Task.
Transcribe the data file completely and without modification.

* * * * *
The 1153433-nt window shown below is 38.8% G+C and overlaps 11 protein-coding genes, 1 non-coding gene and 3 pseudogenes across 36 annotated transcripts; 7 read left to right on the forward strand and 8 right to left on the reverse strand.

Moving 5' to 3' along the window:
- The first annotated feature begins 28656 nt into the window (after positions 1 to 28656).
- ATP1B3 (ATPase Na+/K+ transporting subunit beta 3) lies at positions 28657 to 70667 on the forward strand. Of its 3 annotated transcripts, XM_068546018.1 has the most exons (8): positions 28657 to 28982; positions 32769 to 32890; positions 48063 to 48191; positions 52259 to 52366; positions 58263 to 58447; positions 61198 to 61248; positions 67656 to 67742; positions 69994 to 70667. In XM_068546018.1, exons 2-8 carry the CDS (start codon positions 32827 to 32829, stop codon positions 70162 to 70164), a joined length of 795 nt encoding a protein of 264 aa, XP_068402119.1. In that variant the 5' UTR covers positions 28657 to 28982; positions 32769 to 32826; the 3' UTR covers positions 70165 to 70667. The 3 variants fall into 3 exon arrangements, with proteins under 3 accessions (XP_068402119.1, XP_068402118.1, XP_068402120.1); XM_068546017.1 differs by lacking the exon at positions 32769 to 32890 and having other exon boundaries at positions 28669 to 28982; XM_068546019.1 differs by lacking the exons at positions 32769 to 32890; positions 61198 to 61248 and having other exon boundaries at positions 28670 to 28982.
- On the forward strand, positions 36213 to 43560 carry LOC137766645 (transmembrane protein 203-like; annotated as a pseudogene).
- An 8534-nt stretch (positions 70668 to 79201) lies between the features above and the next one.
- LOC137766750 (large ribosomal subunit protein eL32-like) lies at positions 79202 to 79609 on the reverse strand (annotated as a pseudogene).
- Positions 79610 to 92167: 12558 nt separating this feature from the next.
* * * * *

The 1153433-nt window shown below is 38.8% G+C and overlaps 11 protein-coding genes, 1 non-coding gene and 3 pseudogenes across 36 annotated transcripts; 7 read left to right on the forward strand and 8 right to left on the reverse strand.

Moving 5' to 3' along the window:
- The first annotated feature begins 28656 nt into the window (after positions 1 to 28656).
- ATP1B3 (ATPase Na+/K+ transporting subunit beta 3) lies at positions 28657 to 70667 on the forward strand. Of its 3 annotated transcripts, XM_068546018.1 has the most exons (8): positions 28657 to 28982; positions 32769 to 32890; positions 48063 to 48191; positions 52259 to 52366; positions 58263 to 58447; positions 61198 to 61248; positions 67656 to 67742; positions 69994 to 70667. In XM_068546018.1, exons 2-8 carry the CDS (start codon positions 32827 to 32829, stop codon positions 70162 to 70164), a joined length of 795 nt encoding a protein of 264 aa, XP_068402119.1. In that variant the 5' UTR covers positions 28657 to 28982; positions 32769 to 32826; the 3' UTR covers positions 70165 to 70667. The 3 variants fall into 3 exon arrangements, with proteins under 3 accessions (XP_068402119.1, XP_068402118.1, XP_068402120.1); XM_068546017.1 differs by lacking the exon at positions 32769 to 32890 and having other exon boundaries at positions 28669 to 28982; XM_068546019.1 differs by lacking the exons at positions 32769 to 32890; positions 61198 to 61248 and having other exon boundaries at positions 28670 to 28982.
- On the forward strand, positions 36213 to 43560 carry LOC137766645 (transmembrane protein 203-like; annotated as a pseudogene).
- An 8534-nt stretch (positions 70668 to 79201) lies between the features above and the next one.
- LOC137766750 (large ribosomal subunit protein eL32-like) lies at positions 79202 to 79609 on the reverse strand (annotated as a pseudogene).
- Positions 79610 to 92167: 12558 nt separating this feature from the next.